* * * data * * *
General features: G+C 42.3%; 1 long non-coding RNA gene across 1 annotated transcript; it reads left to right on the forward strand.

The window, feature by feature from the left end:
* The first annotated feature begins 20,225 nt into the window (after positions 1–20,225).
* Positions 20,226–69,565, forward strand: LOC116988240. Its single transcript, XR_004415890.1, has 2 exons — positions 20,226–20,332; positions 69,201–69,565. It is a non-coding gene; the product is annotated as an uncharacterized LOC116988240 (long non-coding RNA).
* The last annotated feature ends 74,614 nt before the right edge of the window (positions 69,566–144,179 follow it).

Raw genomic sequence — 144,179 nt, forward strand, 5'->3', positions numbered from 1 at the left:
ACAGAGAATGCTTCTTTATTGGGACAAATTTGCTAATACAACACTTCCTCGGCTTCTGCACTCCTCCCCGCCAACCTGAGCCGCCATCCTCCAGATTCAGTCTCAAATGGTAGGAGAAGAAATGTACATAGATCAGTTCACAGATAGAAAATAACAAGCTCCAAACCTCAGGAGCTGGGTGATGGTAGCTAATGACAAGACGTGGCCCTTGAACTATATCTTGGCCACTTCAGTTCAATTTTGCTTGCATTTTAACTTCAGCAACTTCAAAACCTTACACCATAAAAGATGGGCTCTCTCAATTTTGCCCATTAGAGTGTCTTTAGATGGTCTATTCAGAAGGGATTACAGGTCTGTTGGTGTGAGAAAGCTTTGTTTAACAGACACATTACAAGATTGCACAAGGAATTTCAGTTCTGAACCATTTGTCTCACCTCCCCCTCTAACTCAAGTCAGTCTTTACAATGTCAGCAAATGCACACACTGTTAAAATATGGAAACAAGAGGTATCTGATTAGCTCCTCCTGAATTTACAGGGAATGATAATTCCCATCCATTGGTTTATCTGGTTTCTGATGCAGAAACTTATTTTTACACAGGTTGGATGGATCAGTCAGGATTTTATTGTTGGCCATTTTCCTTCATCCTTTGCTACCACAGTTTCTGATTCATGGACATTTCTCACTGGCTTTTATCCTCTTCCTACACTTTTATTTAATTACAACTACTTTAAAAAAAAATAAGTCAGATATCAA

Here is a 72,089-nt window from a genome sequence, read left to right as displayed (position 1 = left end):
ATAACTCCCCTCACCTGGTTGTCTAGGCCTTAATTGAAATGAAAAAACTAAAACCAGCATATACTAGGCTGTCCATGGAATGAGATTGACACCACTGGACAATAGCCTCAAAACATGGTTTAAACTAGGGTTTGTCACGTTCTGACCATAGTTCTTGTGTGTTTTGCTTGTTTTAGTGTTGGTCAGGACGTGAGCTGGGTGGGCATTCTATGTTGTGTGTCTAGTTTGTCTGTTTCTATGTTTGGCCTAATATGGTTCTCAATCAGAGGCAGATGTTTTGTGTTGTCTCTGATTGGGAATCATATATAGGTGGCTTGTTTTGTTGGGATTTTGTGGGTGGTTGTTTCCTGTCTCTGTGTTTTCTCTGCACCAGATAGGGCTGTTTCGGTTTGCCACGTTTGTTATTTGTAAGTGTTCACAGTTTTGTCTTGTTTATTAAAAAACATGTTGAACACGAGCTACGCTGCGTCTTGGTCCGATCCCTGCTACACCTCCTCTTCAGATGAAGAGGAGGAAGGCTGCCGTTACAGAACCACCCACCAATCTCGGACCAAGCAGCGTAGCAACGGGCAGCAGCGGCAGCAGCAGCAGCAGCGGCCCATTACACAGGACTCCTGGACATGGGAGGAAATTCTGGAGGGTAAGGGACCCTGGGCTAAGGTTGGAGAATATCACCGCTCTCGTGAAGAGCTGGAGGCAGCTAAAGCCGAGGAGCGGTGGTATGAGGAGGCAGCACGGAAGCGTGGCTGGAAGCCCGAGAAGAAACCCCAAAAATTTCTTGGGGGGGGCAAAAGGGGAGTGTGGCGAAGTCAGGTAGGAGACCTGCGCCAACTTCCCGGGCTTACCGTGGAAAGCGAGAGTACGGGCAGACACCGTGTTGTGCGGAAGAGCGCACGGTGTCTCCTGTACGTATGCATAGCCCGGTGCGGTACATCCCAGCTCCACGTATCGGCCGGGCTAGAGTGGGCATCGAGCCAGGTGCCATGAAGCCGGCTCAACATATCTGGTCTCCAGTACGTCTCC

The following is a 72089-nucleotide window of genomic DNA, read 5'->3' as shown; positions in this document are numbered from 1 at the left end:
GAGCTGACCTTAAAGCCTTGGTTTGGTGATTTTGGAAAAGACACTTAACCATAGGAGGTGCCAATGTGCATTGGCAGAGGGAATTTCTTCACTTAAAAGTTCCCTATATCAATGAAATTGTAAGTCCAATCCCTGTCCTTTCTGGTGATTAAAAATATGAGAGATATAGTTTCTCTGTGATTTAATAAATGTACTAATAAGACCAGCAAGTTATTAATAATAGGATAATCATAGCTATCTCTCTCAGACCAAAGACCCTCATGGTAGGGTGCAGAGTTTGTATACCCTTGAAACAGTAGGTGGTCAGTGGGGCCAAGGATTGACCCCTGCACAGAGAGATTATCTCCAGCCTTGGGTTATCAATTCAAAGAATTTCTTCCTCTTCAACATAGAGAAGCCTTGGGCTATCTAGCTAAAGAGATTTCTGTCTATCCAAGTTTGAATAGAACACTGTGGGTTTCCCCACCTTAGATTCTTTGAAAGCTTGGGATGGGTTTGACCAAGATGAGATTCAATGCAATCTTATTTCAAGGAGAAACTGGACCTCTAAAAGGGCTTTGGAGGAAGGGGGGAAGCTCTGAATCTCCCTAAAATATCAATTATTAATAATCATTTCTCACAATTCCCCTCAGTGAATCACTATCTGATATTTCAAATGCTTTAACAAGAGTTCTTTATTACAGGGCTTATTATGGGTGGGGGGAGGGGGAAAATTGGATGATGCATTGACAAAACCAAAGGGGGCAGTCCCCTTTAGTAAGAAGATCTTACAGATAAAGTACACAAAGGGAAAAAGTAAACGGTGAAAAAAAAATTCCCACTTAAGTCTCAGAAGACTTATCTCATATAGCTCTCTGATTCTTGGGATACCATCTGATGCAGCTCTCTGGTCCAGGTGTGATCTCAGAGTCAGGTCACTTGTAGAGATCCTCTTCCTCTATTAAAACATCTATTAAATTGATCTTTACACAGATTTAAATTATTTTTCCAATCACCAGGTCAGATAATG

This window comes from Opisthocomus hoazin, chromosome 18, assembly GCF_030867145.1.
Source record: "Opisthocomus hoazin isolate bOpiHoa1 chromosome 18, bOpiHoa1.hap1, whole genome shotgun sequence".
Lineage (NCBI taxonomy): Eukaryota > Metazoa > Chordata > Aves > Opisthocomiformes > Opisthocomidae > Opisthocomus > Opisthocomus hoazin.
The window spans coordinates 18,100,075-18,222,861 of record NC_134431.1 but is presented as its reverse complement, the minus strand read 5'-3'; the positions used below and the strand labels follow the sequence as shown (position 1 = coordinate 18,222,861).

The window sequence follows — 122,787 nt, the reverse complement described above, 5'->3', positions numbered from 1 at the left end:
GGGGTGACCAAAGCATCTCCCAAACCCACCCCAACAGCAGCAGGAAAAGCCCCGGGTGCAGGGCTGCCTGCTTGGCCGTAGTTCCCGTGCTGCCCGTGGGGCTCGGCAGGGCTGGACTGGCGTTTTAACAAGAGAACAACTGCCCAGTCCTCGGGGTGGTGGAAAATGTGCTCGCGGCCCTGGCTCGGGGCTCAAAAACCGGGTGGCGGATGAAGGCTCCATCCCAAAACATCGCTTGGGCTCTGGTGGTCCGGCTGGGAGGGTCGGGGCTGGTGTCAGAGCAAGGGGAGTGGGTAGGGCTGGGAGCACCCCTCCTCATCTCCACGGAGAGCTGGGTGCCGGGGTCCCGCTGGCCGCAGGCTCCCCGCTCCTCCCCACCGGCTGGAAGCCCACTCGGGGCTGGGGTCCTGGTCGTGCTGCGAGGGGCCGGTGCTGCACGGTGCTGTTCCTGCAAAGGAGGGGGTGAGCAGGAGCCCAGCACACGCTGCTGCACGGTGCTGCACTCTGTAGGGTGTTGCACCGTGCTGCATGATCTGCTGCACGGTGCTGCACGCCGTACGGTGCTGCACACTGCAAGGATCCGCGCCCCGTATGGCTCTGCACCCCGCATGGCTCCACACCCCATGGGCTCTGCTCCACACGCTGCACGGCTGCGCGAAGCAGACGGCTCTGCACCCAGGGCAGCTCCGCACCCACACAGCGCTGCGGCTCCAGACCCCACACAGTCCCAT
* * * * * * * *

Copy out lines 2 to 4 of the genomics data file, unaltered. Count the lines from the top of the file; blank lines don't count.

The window, feature by feature from the left end:
* The first annotated feature begins 20,225 nt into the window (after positions 1–20,225).
* Positions 20,226–69,565, forward strand: LOC116988240. Its single transcript, XR_004415890.1, has 2 exons — positions 20,226–20,332; positions 69,201–69,565. It is a non-coding gene; the product is annotated as an uncharacterized LOC116988240 (long non-coding RNA).